We set sail on this new sea because there is new knowledge to be gained, and new rights to be won, and they must be won and used for the progress of all people. For space science, like nuclear science and technology, has no conscience of its own. Whether it will become a force for good or ill depends on man, and only if the United States occupies a position of preeminence can we help decide whether this new ocean will be a sea of peace or a new terrifying theater of war.
Address at Rice University in Houston (12 Sep 1962). On website of John F. Kennedy Presidential Library and Museum.
Science quotes on:  |  All (4107)  |  Become (815)  |  Conscience (50)  |  Decision (91)  |  Depend (228)  |  Dependence (45)  |  Force (488)  |  Gain (145)  |  Good (889)  |  Help (106)  |  Ill (12)  |  Knowledge (1536)  |  Man (2249)  |  Must (1526)  |  New (1217)  |  Nuclear (107)  |  Nuclear Science (2)  |  Ocean (203)  |  Peace (108)  |  People (1005)  |  Position (77)  |  Preeminence (3)  |  Progress (468)  |  Right (452)  |  Sail (36)  |  Science (3880)  |  Science And Technology (45)  |  Sea (309)  |  Set (394)  |  Space (501)  |  State (491)  |  Technology (261)  |  United States (31)  |  Use (766)  |  War (226)  |  Will (2354)  |  Winning (19)

When young Galileo, then a student at Pisa, noticed one day during divine service a chandelier swinging backwards and forwards, and convinced himself, by counting his pulse, that the duration of the oscillations was independent of the arc through which it moved, who could know that this discovery would eventually put it in our power, by means of the pendulum, to attain an accuracy in the measurement of time till then deemed impossible, and would enable the storm-tossed seaman in the most distant oceans to determine in what degree of longitude he was sailing?
Hermann von Helmholtz, Edmund Atkinson (trans.), Popular Lectures on Scientific Subjects: First Series (1883), 29.
Science quotes on:  |  Accuracy (78)  |  Arc (12)  |  Attain (125)  |  Backwards (17)  |  Church (57)  |  Counting (26)  |  Degree (275)  |  Determine (144)  |  Discovery (785)  |  Divine (112)  |  Enable (119)  |  Eventually (65)  |  Forward (102)  |  Galileo Galilei (125)  |  Himself (461)  |  Impossible (253)  |  Independent (67)  |  Know (1519)  |  Longitude (6)  |  Mean (809)  |  Means (580)  |  Measurement (174)  |  Most (1729)  |  Ocean (203)  |  Oscillation (13)  |  Pendulum (17)  |  Power (747)  |  Pulse (20)  |  Seaman (3)  |  Service (110)  |  Storm (51)  |  Student (301)  |  Swing (11)  |  Through (849)  |  Time (1877)  |  Toss (7)  |  Young (228)


Carl Sagan Thumbnail In science it often happens that scientists say, 'You know that's a really good argument; my position is mistaken,' and then they would actually change their minds and you never hear that old view from them again. They really do it. It doesn't happen as often as it should, because scientists are human and change is sometimes painful. But it happens every day. I cannot recall the last time something like that happened in politics or religion. (1987) -- Carl Sagan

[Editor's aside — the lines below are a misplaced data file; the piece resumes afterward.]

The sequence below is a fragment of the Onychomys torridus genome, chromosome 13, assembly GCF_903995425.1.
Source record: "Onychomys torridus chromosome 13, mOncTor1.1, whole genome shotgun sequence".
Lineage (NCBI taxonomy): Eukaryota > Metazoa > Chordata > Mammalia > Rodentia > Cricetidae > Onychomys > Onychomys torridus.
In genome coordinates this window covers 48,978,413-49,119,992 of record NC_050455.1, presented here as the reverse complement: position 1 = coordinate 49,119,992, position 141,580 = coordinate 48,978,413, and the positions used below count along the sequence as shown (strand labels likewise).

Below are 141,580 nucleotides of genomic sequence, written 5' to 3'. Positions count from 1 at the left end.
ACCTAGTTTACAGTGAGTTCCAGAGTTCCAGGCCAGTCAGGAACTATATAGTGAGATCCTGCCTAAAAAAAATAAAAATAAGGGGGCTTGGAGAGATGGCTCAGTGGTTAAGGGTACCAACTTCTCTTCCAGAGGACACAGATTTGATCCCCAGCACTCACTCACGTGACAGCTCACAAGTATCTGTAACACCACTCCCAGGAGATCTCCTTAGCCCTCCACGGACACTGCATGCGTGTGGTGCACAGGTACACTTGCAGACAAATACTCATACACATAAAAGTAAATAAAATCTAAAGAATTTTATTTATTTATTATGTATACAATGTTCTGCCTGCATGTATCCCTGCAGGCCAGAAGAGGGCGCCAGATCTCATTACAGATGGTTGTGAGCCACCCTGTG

Quotations by:Albert EinsteinIsaac NewtonLord KelvinCharles DarwinSrinivasa RamanujanCarl SaganFlorence NightingaleThomas EdisonAristotleMarie CurieBenjamin FranklinWinston ChurchillGalileo GalileiSigmund FreudRobert BunsenLouis PasteurTheodore RooseveltAbraham LincolnRonald ReaganLeonardo DaVinciMichio KakuKarl PopperJohann GoetheRobert OppenheimerCharles Kettering  ... (more people)

Quotations about:Atomic  BombBiologyChemistryDeforestationEngineeringAnatomyAstronomyBacteriaBiochemistryBotanyConservationDinosaurEnvironmentFractalGeneticsGeologyHistory of ScienceInventionJupiterKnowledgeLoveMathematicsMeasurementMedicineNatural ResourceOrganic ChemistryPhysicsPhysicianQuantum TheoryResearchScience and ArtTeacherTechnologyUniverseVolcanoVirusWind PowerWomen ScientistsX-RaysYouthZoology  ... (more topics)
Sitewide search within all Today In Science History pages:
Visit our Science and Scientist Quotations index for more Science Quotes from archaeologists, biologists, chemists, geologists, inventors and inventions, mathematicians, physicists, pioneers in medicine, science events and technology.

Names index: | A | B | C | D | E | F | G | H | I | J | K | L | M | N | O | P | Q | R | S | T | U | V | W | X | Y | Z |

Categories index: | 1 | 2 | A | B | C | D | E | F | G | H | I | J | K | L | M | N | O | P | Q | R | S | T | U | V | W | X | Y | Z |

- 100 -
Sophie Germain
Gertrude Elion
Ernest Rutherford
James Chadwick
Marcel Proust
William Harvey
Johann Goethe
John Keynes
Carl Gauss
Paul Feyerabend
- 90 -
Antoine Lavoisier
Lise Meitner
Charles Babbage
Ibn Khaldun
Euclid
Ralph Emerson
Robert Bunsen
Frederick Banting
Andre Ampere
Winston Churchill
- 80 -
John Locke
Bronislaw Malinowski
Bible
Thomas Huxley
Alessandro Volta
Erwin Schrodinger
Wilhelm Roentgen
Louis Pasteur
Bertrand Russell
Jean Lamarck
- 70 -
Samuel Morse
John Wheeler
Nicolaus Copernicus
Robert Fulton
Pierre Laplace
Humphry Davy
Thomas Edison
Lord Kelvin
Theodore Roosevelt
Carolus Linnaeus
- 60 -
Francis Galton
Linus Pauling
Immanuel Kant
Martin Fischer
Robert Boyle
Karl Popper
Paul Dirac
Avicenna
James Watson
William Shakespeare
- 50 -
Stephen Hawking
Niels Bohr
Nikola Tesla
Rachel Carson
Max Planck
Henry Adams
Richard Dawkins
Werner Heisenberg
Alfred Wegener
John Dalton
- 40 -
Pierre Fermat
Edward Wilson
Johannes Kepler
Gustave Eiffel
Giordano Bruno
JJ Thomson
Thomas Kuhn
Leonardo DaVinci
Archimedes
David Hume
- 30 -
Andreas Vesalius
Rudolf Virchow
Richard Feynman
James Hutton
Alexander Fleming
Emile Durkheim
Benjamin Franklin
Robert Oppenheimer
Robert Hooke
Charles Kettering
- 20 -
Carl Sagan
James Maxwell
Marie Curie
Rene Descartes
Francis Crick
Hippocrates
Michael Faraday
Srinivasa Ramanujan
Francis Bacon
Galileo Galilei
- 10 -
Aristotle
John Watson
Rosalind Franklin
Michio Kaku
Isaac Asimov
Charles Darwin
Sigmund Freud
Albert Einstein
Florence Nightingale
Isaac Newton



who invites your feedback
Thank you for sharing.
Today in Science History
Sign up for Newsletter
with quiz, quotes and more.